Four studies were identified that met the inclusion criteria whose analyzed approaches were considered as family focused. One used as control in parent-focused intervention. Vidal and Connell (2019) compared five approaches namely, Parent Management Training, Brief Strategic Family Therapy, Parent-Child Interaction Therapy (PCIT), parenting with Love and Limits, and Treatment As Usual (TAU). Abrahamse et al. (2016) compared PCIT and Family Creative Therapy (FCT) while Chacko et al. (2016) compared the efficiency of the modified approaches Multiple family group (MFG) MFG plus MY MFG treatment. Scavenius et al. (2020) used the Family-based Services as Usual (SAU) as a control to compare to PMTO. For what concerns intervention on the family, family therapy scholars have abstracted child conduct problems not as the result of cognitive deficits in the child or incompetent parenting practices but, instead, as the result of maladaptive interactions and dynamics in the family (Gatti et al., 2019). Therefore, family-based approaches cover parents, guardians, and siblings to collectively shape the behavior of a child with conduct disorder to alleviate and eliminate its symptoms through collective family effort in relationship and interaction.

Three studies were identified that met the inclusion criteria whose analyzed approaches were considered as multimodal or multi-component approaches. Goertz-Dorten et al. (2019) and Gudice et al. (2022) assessed the efficacy of Treatment Program for Children with Aggressive Behavior (THAV). August et al. (2016) assessed the efficacy of different Adaptive Treatment Strategies (ATS) – Youth only, youth then parent, parent only, parent then youth ATS. This approach integrates elements of more than one approaches that target various intervention aspects like individual, parent, family, peer, and school.

However, it is important to note that there were some interventions that could have been classified differently. While the theme classifies the interventions according to the subject that the technique focuses on, others focus on other issues like the location or setting/ environment and mode of delivery. These were still classified by whom the approach focuses on. For example, Goertz-Dorten et al. (2019) focuses on individualized competence training for the child, which can still be categorized as child-focus, but the emphasis of the study was developing an individualized program. A different study focused on an individualized training program for the child using technology to complement the program’s strategies (Goertz-Dorten et al. (2019b). This individualized computer-assisted program also focused on the child and was classified as a child-focused approach although the real focus of the study was inclusion of technology to prepare individualized programs. Kyranides et al. (2018) on their research investigated a school-based training program and it could be argued that the study compared school-based and home-based interventions. However, the approach was centered around the child with conduct disorder and was classified as such. A different study by Dadds et al. (2019) compared Face to face (FTF) versus online delivered/ Electronic Intervention (EI) interventions but was classified as parent-focused since it used parent-based approaches as the basis for comparison.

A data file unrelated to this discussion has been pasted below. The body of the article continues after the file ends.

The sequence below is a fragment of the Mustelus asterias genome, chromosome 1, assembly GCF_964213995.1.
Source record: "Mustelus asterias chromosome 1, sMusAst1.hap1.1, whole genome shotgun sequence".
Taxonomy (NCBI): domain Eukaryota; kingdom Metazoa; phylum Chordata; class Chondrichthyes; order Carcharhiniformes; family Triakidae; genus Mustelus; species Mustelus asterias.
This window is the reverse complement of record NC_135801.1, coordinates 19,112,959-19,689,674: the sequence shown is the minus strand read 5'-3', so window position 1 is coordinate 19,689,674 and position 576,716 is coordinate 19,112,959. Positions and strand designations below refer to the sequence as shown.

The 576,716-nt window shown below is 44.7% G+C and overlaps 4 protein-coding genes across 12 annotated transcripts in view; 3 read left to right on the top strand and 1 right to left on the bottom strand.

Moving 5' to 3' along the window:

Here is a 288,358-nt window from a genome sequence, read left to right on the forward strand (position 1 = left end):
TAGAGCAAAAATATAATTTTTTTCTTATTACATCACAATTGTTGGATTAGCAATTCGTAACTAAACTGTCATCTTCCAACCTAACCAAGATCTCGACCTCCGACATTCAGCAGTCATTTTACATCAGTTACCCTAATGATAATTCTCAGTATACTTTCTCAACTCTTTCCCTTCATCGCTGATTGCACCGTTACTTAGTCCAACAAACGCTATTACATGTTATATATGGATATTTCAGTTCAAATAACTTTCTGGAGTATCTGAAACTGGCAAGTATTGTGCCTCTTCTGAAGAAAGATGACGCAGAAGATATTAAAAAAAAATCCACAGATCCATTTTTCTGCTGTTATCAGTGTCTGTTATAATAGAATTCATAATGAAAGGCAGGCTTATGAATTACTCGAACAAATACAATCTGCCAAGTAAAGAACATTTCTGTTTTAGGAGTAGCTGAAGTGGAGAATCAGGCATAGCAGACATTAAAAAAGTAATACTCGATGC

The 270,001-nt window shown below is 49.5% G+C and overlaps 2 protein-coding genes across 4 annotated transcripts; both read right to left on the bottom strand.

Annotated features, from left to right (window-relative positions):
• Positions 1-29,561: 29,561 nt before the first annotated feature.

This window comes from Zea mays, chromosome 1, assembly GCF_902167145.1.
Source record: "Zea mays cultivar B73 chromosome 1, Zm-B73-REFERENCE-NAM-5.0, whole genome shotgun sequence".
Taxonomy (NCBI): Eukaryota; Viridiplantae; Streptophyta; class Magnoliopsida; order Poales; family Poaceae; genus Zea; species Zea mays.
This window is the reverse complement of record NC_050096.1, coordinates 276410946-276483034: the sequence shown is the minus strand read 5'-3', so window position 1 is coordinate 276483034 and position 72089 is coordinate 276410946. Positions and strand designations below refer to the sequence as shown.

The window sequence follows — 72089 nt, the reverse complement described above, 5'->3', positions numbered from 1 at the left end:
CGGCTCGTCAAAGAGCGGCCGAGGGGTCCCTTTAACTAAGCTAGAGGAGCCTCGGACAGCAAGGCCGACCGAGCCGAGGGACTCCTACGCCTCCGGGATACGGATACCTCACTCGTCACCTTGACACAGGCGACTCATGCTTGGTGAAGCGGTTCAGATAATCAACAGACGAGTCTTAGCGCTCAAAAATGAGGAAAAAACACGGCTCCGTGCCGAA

Generally, the interventions have been classified differently by different authors. However, the majority of the authors classify the interventions to align with the individual that the intervention focuses on. The classification can be child, parent, family, or a combination of two or more. Some authors have also classified the interventions according to location where the approach is executed, home or school based interventions. Other authors have classified the approaches according to the characteristics of the intervention like individualized competence training and electronic interventions. Therefore, the classifications can be according to the focus, which can be the individual, the location where approach is executed, or characteristics of the approach.

Research Question Two

RQ2: How effective are psychosocial treatment techniques in addressing the needs of the young children and adolescents and that of their families effectively, using elements of the Child Behavior Checklist as a measure?